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Deflation – What It Is And How It Works
October 30th, 2013 by David Waring
Deflation is defined as a decline in the general price level of goods and services over time. Deflation occurs when the economy experiences a negative inflation rate, i.e. inflation rate falls below 0%. Deflation increases the purchasing power of money, allowing one to buy more goods and services with the same amount of money. Economists generally contend that deflation is a problem in a modern economy because it creates a vicious spiral of falling profits, shrinking employment and incomes, and increasing defaults on loans by individuals and companies. During the Great Depression of the 1930s, the United States experienced a long period of deflation. More recently, Japan has been in the throes of deflation for more than a decade.
Causes of deflation:
The following are the major causes of deflation:
- Decrease in money supply: If a government adopts contractionary monetary policy, it makes credit more costly by raising the interest rate. In an economy based on credit, customers will choose to spend less, forcing sellers to cut prices.
- Increase in productivity: Development of new production processes help increase efficiency, which brings about lower prices, thereby triggering deflation.
- Reduction in Government expenditure: Deflation can be the result of decreased governmental spending, which causes national income and employment to drop, and leads to a fall in aggregate demand and investment.
- Heavy taxes: A big rise in taxes reduces the disposable income in the hands of the people. This exerts pressure on both consumption and investment expenditure, and results in a deflationary spiral.
- Increase in economic inequality: An increase in economic inequality means the rich get richer and the poor get poorer. And, since the marginal propensity to consume of the rich is less than that of the poorer class, increasing inequalities of income and wealth will reduce consumption expenditure and encourage deflationary conditions.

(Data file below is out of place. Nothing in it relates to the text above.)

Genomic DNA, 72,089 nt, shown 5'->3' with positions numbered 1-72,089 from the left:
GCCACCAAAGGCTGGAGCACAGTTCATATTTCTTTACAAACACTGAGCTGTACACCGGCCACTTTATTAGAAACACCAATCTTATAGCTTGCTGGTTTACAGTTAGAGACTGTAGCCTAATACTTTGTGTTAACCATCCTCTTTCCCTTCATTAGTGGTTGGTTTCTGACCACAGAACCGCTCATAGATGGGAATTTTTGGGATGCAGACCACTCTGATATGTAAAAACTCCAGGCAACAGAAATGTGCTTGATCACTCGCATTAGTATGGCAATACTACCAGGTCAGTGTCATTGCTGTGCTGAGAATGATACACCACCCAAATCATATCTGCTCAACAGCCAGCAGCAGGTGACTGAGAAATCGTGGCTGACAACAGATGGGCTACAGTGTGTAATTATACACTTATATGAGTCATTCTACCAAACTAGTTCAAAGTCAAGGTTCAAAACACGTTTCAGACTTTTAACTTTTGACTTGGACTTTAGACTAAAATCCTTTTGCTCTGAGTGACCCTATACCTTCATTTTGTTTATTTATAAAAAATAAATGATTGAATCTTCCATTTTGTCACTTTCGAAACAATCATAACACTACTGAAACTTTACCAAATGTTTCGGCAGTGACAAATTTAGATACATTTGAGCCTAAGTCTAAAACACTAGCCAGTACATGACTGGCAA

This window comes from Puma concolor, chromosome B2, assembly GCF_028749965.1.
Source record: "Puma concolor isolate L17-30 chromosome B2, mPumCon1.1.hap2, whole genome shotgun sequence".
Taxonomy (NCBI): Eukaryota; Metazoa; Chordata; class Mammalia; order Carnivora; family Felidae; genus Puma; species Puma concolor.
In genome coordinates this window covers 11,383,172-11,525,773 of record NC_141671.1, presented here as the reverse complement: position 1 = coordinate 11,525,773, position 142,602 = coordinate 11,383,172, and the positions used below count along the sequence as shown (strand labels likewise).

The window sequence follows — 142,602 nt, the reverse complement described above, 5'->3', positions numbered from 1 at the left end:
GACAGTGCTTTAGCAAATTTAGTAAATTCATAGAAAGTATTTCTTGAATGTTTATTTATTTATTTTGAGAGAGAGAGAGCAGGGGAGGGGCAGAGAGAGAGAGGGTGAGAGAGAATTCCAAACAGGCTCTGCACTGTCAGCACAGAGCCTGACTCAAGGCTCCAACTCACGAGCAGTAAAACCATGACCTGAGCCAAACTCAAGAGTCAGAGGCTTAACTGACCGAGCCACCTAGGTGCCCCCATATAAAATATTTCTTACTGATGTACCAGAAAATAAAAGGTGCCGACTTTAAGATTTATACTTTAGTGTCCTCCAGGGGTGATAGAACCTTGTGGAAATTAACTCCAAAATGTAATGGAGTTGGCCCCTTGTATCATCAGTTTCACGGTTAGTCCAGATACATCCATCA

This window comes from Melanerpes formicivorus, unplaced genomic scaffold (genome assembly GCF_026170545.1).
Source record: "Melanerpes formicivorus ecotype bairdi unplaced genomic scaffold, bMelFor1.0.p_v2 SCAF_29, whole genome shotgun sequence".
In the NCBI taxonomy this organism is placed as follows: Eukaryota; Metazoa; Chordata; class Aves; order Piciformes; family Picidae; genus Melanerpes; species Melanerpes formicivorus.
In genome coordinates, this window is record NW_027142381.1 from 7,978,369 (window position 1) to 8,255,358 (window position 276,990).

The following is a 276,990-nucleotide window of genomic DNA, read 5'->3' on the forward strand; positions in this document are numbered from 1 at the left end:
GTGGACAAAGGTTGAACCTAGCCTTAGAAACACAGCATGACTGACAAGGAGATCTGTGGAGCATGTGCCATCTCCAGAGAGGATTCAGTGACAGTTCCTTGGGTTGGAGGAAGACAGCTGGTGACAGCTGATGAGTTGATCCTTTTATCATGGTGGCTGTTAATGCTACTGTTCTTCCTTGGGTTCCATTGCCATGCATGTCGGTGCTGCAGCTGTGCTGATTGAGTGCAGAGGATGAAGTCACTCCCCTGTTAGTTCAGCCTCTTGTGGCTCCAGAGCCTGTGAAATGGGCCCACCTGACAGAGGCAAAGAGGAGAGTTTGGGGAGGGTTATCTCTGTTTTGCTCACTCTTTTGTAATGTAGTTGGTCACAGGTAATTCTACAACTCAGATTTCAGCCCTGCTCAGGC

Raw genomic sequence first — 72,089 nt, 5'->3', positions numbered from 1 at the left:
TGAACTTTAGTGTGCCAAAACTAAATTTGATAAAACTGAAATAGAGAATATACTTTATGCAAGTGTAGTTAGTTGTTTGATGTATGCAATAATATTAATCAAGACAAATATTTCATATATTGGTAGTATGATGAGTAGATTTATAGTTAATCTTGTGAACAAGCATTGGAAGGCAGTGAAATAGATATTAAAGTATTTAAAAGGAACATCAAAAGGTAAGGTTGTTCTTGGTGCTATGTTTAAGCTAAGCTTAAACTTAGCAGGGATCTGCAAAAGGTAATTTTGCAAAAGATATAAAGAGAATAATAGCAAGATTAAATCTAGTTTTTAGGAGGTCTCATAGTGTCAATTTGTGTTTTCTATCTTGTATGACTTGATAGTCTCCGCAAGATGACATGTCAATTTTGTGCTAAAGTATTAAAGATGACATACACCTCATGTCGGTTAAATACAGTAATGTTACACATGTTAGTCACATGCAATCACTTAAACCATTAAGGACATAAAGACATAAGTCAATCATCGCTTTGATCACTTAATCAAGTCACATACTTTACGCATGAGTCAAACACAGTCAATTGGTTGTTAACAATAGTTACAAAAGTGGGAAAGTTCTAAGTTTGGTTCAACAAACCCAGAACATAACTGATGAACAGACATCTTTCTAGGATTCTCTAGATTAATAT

- Public borrowing: If the government decides to borrow from the public, it will result in the transfer of money from the public to the government, which should also reduce aggregate demand and cause deflationary situation in the economy.
Effects of deflation:
Deflation may have any of the following effects on an economy:
- Reduction in business revenues: Businesses must significantly reduce the prices of their products and services to stay competitive. As a result, their revenues start to drop.
- Wage cuts and lay-offs: When business revenues start to drop, companies resort to slashing wages and cutting positions to control their expenses and meet their bottom line.
- Decrease in spending: Consumers, who have lost their jobs or taken pay-cuts, also start decreasing their spending to offset the loss of income.
- Reduced credit: As lenders realize that financial position of borrowers is more likely to deteriorate as employers start cutting their workforce, they quickly begin to pull the plugs on many of their lending operations.
- Fall in investment: In times of deflation, investors are more likely to consider cash as one of their best possible investments. Deflation also discourages private investment, because there is reduced expectation on future profits when prices are set to fall.